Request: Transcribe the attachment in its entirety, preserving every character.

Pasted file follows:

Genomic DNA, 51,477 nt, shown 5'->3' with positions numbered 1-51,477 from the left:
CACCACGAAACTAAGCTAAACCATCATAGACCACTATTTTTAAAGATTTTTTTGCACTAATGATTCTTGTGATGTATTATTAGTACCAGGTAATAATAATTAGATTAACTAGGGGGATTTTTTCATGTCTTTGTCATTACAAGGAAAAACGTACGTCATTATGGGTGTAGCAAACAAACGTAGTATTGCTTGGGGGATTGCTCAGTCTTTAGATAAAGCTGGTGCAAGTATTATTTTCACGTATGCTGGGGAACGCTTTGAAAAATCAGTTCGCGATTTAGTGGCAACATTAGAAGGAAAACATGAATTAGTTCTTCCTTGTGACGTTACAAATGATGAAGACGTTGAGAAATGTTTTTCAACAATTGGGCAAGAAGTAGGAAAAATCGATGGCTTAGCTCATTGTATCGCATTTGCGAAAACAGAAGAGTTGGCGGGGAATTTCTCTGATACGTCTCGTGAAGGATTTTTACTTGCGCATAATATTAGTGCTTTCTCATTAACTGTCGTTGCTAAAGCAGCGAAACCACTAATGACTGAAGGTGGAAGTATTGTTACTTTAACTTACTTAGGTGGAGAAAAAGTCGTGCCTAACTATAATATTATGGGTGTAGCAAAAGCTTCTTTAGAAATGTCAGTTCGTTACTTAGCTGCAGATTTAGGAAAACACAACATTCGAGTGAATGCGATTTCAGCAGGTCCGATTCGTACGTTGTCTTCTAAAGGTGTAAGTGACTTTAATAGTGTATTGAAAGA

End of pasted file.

Genomic DNA, 51,477 nt, shown 5'->3' with positions numbered 1-51,477 from the left:
CACCACGAAACTAAGCTAAACCATCATAGACCACTATTTTTAAAGATTTTTTTGCACTAATGATTCTTGTGATGTATTATTAGTACCAGGTAATAATAATTAGATTAACTAGGGGGATTTTTTCATGTCTTTGTCATTACAAGGAAAAACGTACGTCATTATGGGTGTAGCAAACAAACGTAGTATTGCTTGGGGGATTGCTCAGTCTTTAGATAAAGCTGGTGCAAGTATTATTTTCACGTATGCTGGGGAACGCTTTGAAAAATCAGTTCGCGATTTAGTGGCAACATTAGAAGGAAAACATGAATTAGTTCTTCCTTGTGACGTTACAAATGATGAAGACGTTGAGAAATGTTTTTCAACAATTGGGCAAGAAGTAGGAAAAATCGATGGCTTAGCTCATTGTATCGCATTTGCGAAAACAGAAGAGTTGGCGGGGAATTTCTCTGATACGTCTCGTGAAGGATTTTTACTTGCGCATAATATTAGTGCTTTCTCATTAACTGTCGTTGCTAAAGCAGCGAAACCACTAATGACTGAAGGTGGAAGTATTGTTACTTTAACTTACTTAGGTGGAGAAAAAGTCGTGCCTAACTATAATATTATGGGTGTAGCAAAAGCTTCTTTAGAAATGTCAGTTCGTTACTTAGCTGCAGATTTAGGAAAACACAACATTCGAGTGAATGCGATTTCAGCAGGTCCGATTCGTACGTTGTCTTCTAAAGGTGTAAGTGACTTTAATAGTGTATTGAAAGA